Andrew Frankel has been racing cars for over 20 years and testing them for nearer to 30. He is senior contributing writer to both Autocar and MotorSport magazines, sits on the Car of the Year jury and was chief car tester for the Sunday Times for 15 years. He cites driving and writing as the only disciplines for which he has any talent and therefore considers himself vocationally employed. When he is not working he lives quietly in the Wye Valley with his family, a small and unimportant accumulation of cheap old cars and some sheep.
Here’s a question. Which engine has the higher state of tune: the twin turbo V8 Ferrari fits into its brand new 488 GTB surface to surface missile, or the single turbo four under the bonnet of the new Peugeot 308 GTi? By now you’ll be thinking it’s the Peugeot because, after all, what possible profit would remain in this sentence were it not? But actually it’s the Ferrari, the point being that it is by only the tiniest amount. According to my calculator, the 3.9-litre engine in the 660bhp Ferrari gives 169bhp for each of those litres, while the 1.6-litre motor in the Peugeot offers 166bhp. And it’s in a higher state of tune than the engines fitted to the new McLaren 570S, the new Porsche 911 Turbo S and, of course, every normally aspirated engine on sale.
If it seems crazy to you that you can now buy an everyday 1.6-litre hatch with 266bhp, you’re not alone. I can remember thirty years ago buying a 205 GTi with the same sized engine and thinking its 105bhp was pretty racy which, of course it was.
My problem with these small capacity but ultra-high output motors today is that they just don’t deliver their power the way I would like.
Twenty four years ago Rover produced a car called the 220 Turbo Coupe, known today at the Tomcat. It has a 2-litre engine with 197bhp, which back then was pretty impressive if hardly unprecedented. But what the engineers were most proud of was its torque curve. Indeed they liked it so much, they gave it a name. They called it ‘Ayres Rock’ and when you saw said curve it was not hard to see why. Having chuntered along the desert floor for 1,000rpm from idle, the moment the turbo made its presence felt, the curve climbed almost vertically to 171lb ft where it took a ninety right and headed horizontally off into the distance. Using electronics to control the torque in this way allowed maximum access to maximum torque for the maximum period of time. You can see why they were pleased.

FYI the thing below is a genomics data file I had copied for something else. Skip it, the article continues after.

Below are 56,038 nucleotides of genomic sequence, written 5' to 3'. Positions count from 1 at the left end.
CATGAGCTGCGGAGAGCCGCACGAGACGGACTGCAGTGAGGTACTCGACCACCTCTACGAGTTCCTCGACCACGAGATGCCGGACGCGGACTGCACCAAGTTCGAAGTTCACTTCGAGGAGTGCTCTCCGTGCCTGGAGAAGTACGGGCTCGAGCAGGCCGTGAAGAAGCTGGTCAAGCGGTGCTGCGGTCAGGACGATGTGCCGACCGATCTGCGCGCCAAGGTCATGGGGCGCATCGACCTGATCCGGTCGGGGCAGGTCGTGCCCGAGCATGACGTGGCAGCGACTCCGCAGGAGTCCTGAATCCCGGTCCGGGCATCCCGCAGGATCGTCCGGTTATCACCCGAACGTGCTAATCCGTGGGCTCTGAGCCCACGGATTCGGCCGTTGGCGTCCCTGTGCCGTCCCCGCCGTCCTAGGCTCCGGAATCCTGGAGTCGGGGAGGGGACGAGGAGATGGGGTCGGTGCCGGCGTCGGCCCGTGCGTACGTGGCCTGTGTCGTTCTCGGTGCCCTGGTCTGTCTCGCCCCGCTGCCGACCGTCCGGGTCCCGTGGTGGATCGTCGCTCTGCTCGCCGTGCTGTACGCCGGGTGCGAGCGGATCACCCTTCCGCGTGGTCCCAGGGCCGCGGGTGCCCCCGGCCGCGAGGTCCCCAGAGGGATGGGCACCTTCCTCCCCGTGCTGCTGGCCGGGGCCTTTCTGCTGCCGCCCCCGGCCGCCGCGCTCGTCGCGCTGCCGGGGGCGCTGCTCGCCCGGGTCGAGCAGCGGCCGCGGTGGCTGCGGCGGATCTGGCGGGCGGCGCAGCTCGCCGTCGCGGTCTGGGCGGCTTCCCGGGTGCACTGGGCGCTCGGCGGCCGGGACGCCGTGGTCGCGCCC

But almost a quarter of a century later the game has moved on. Or at least it should have done. In fact the torque curve of the 308 GTi follows a remarkably similar trajectory, hitting 243lb ft at just 1,900rpm and clinging there, limpet-like, all the way to 5,000rpm. And I’m not just pointing the finger at Peugeot: most high performance, small capacity petrol turbo motors do the same thing and the results, while undeniably effective, are a touch inelegant.
At a fundamental level, front-wheel drive exponents of this art are going to be traction limited, and when you overwhelm the front tyres of such a car with torque, torque steer results, no matter how clever your suspension and differentials. We saw it with the Ford Focus ST and we see it with this Peugeot. More subtly however, there’s no progression to the power, no sense of building to a crescendo. It’s just like opening a tap and letting the torque flood out.
Ferrari is starting to figure this out. The 488 GTB has an immense 553lb ft of torque but you can use all of it all the time in top gear alone. And that’s not down to some defect in engine or gearbox: it’s the way Ferrari wants it. Indeed its engine has a different electronic map not just for every mode from wet to sport to race, but also for all seven gears in its gearbox. Rather smartly Ferrari has twigged that controlling torque release in such a way that the higher the revs the more is supplied is precisely what’s required. The ultimate aim is to achieve the torque of a turbo with the response characteristics of a normally aspirated engine, and while there’s some distance to go, it’s well under way.
Why can Peugeot, Ford and all the others not do the same? I doubt it would be expensive and it would undoubtedly improve the quality of the torque delivery on offer. But might this be at the expense of ultimate performance potential? Possibly, but the key word here is potential: if you can’t use it all in the lower gears because it makes your steering tug and your tyres vaporise, there’s very little point having it.
So given that almost all fast cars in future will have turbos I’d like to see torque curves that don’t rocket upwards and then plateau, but rise gently throughout the rev range. Just like a really good high performance non-turbo engine, in fact.
Renault image courtesy of Neils de Wit licensed under CC BY 2.0